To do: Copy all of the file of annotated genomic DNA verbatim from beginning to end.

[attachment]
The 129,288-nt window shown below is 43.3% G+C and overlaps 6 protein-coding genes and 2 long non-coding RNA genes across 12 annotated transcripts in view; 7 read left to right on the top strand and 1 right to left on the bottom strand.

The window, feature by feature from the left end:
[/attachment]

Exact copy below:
The 129,288-nt window shown below is 43.3% G+C and overlaps 6 protein-coding genes and 2 long non-coding RNA genes across 12 annotated transcripts in view; 7 read left to right on the top strand and 1 right to left on the bottom strand.

The window, feature by feature from the left end: